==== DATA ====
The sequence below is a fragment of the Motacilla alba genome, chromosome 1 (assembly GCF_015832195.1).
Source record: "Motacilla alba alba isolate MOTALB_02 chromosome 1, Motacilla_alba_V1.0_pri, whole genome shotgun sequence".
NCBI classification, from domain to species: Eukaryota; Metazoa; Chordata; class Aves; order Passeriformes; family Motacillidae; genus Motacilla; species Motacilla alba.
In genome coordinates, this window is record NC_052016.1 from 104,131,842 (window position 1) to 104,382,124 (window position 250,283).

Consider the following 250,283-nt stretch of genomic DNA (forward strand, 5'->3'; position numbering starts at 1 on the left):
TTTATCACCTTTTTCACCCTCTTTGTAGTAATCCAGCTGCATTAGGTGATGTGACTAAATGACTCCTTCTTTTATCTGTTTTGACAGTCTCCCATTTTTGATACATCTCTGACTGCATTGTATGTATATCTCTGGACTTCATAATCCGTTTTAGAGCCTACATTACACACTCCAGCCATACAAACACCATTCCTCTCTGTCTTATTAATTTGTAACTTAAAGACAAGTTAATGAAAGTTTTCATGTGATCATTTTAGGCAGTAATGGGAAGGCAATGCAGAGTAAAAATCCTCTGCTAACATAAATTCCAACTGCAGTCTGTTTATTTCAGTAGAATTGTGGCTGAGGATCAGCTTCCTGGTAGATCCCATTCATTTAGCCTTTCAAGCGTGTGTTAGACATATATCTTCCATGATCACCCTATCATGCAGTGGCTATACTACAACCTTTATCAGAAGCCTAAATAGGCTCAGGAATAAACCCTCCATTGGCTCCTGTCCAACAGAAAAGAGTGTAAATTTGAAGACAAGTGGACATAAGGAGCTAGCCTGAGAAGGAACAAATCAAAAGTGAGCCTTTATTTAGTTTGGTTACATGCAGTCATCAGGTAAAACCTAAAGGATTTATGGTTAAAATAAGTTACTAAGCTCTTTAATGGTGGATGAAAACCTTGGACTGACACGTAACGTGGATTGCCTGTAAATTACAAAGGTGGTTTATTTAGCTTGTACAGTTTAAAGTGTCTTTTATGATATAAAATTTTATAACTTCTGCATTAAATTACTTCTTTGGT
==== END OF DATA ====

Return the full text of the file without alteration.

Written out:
The sequence below is a fragment of the Motacilla alba genome, chromosome 1 (assembly GCF_015832195.1).
Source record: "Motacilla alba alba isolate MOTALB_02 chromosome 1, Motacilla_alba_V1.0_pri, whole genome shotgun sequence".
NCBI classification, from domain to species: Eukaryota; Metazoa; Chordata; class Aves; order Passeriformes; family Motacillidae; genus Motacilla; species Motacilla alba.
In genome coordinates, this window is record NC_052016.1 from 104,131,842 (window position 1) to 104,382,124 (window position 250,283).

Consider the following 250,283-nt stretch of genomic DNA (forward strand, 5'->3'; position numbering starts at 1 on the left):
TTTATCACCTTTTTCACCCTCTTTGTAGTAATCCAGCTGCATTAGGTGATGTGACTAAATGACTCCTTCTTTTATCTGTTTTGACAGTCTCCCATTTTTGATACATCTCTGACTGCATTGTATGTATATCTCTGGACTTCATAATCCGTTTTAGAGCCTACATTACACACTCCAGCCATACAAACACCATTCCTCTCTGTCTTATTAATTTGTAACTTAAAGACAAGTTAATGAAAGTTTTCATGTGATCATTTTAGGCAGTAATGGGAAGGCAATGCAGAGTAAAAATCCTCTGCTAACATAAATTCCAACTGCAGTCTGTTTATTTCAGTAGAATTGTGGCTGAGGATCAGCTTCCTGGTAGATCCCATTCATTTAGCCTTTCAAGCGTGTGTTAGACATATATCTTCCATGATCACCCTATCATGCAGTGGCTATACTACAACCTTTATCAGAAGCCTAAATAGGCTCAGGAATAAACCCTCCATTGGCTCCTGTCCAACAGAAAAGAGTGTAAATTTGAAGACAAGTGGACATAAGGAGCTAGCCTGAGAAGGAACAAATCAAAAGTGAGCCTTTATTTAGTTTGGTTACATGCAGTCATCAGGTAAAACCTAAAGGATTTATGGTTAAAATAAGTTACTAAGCTCTTTAATGGTGGATGAAAACCTTGGACTGACACGTAACGTGGATTGCCTGTAAATTACAAAGGTGGTTTATTTAGCTTGTACAGTTTAAAGTGTCTTTTATGATATAAAATTTTATAACTTCTGCATTAAATTACTTCTTTGGT